Forty years of Rent Control: Reexamining New Jersey's Moderate Local Policies after the Great Recession
This study replicates, using 2010 Census data, and extends past work on moderately rent-controlled municipalities in New Jersey, which began policies to stabilize rents while allowing landlords modest returns in the 1970s. Our approach compares controlled and non-controlled communities over 10,000 persons; and regresses rental housing characteristics (rent and quality/quantity) on two measures of rent control: nominal (1/0) and ordinal (an index of policy diversity/strength).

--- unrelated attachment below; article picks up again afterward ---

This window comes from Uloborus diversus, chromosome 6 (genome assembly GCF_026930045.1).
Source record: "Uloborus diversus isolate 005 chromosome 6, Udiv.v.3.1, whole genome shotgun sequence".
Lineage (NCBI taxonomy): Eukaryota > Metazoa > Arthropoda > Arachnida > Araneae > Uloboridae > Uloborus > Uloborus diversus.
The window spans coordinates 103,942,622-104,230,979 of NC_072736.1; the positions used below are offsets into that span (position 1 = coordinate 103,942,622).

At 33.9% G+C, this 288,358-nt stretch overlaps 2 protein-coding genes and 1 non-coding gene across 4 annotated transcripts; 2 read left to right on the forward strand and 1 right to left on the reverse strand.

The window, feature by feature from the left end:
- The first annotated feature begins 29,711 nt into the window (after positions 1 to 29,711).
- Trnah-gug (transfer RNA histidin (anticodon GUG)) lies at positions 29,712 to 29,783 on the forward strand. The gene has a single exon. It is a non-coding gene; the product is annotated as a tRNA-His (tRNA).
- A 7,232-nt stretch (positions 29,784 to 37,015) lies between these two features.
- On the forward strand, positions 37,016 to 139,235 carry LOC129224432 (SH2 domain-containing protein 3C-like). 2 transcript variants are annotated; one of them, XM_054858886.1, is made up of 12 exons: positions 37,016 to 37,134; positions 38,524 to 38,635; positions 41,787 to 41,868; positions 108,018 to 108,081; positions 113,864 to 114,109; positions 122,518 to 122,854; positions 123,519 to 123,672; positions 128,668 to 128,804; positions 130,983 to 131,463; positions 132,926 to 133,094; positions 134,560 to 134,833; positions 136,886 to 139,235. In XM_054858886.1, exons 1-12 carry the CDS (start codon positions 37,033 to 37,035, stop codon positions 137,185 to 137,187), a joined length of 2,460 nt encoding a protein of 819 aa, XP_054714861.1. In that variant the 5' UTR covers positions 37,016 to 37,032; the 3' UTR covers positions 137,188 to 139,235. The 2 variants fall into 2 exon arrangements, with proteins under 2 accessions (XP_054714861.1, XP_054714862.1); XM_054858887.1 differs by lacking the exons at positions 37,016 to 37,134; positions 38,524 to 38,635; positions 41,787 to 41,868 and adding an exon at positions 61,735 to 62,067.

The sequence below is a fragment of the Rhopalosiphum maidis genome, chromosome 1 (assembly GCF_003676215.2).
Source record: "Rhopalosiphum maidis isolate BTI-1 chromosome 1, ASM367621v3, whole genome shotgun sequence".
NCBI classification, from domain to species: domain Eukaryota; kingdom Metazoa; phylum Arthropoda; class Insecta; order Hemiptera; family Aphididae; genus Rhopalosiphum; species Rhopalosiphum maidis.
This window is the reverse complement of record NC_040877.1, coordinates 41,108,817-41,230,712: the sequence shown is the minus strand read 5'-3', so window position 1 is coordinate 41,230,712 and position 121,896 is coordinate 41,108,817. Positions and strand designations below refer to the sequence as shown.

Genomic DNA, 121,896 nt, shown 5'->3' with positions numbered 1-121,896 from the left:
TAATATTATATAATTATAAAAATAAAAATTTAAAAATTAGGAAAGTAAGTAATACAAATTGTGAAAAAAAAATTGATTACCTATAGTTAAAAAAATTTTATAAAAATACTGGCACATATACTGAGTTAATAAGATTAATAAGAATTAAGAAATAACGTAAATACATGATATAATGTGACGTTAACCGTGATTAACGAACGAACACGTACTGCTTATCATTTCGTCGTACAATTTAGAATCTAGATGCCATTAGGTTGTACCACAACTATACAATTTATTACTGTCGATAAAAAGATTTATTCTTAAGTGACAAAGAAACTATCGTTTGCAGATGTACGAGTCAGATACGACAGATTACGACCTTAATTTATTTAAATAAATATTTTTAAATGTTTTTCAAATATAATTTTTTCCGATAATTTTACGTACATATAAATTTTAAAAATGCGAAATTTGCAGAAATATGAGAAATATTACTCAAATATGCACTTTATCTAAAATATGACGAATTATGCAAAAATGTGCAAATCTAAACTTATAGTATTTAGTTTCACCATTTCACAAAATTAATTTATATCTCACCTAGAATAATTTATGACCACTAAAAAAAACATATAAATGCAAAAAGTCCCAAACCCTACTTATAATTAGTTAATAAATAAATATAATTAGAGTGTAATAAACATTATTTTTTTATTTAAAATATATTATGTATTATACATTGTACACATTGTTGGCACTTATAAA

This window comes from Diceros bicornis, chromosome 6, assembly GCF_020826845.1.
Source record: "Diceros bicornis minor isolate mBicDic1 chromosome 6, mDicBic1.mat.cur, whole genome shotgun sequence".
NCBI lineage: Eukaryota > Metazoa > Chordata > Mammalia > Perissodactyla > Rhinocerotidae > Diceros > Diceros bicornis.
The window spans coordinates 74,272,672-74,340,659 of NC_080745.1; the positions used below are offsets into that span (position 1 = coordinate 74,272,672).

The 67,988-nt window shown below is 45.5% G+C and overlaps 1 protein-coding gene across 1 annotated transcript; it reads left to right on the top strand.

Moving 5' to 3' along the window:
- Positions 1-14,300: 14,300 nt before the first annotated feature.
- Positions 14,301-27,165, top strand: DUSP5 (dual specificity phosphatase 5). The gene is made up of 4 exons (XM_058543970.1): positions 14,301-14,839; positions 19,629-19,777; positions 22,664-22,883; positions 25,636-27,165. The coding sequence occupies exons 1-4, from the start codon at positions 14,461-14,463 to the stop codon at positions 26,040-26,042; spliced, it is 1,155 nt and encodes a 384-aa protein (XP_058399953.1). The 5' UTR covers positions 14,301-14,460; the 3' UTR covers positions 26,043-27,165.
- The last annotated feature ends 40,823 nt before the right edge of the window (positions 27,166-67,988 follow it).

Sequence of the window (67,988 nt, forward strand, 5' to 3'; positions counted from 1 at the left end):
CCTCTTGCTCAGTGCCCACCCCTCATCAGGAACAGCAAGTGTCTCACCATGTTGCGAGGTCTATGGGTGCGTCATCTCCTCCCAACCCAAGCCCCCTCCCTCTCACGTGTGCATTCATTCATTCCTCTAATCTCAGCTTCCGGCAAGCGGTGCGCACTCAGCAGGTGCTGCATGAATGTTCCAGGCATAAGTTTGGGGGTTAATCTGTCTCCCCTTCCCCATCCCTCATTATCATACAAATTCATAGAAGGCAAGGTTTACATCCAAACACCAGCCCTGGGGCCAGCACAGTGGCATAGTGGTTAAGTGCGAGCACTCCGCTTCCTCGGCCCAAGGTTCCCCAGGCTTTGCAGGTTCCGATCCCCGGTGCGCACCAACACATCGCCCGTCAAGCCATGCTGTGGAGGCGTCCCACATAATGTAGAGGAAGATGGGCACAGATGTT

Because the decade 2000–2010 was unique due to the housing bubble and recession, we expand previous analyses by introducing two additional dependent variables: changes in property values, which may be affected by restrictions on rents; and foreclosure rates, a problem affecting investors and a proxy for abandonment. We find that these 40-year-old policies do not exert any statistically significant effects on their communities’ housing markets once other factors are controlled—a finding which has implications for affordable housing and advocacy in New Jersey and beyond.
Housing policy; Affordable housing; Rental housing; Rent control; Foreclosures
Ambrosius, Joshua D.; Gilderbloom, John I.; Steele, William J.; Meares, Wesley L.; and Keating, Dennis, "Forty years of Rent Control: Reexamining New Jersey's Moderate Local Policies after the Great Recession" (2015). Political Science Faculty Publications. 40.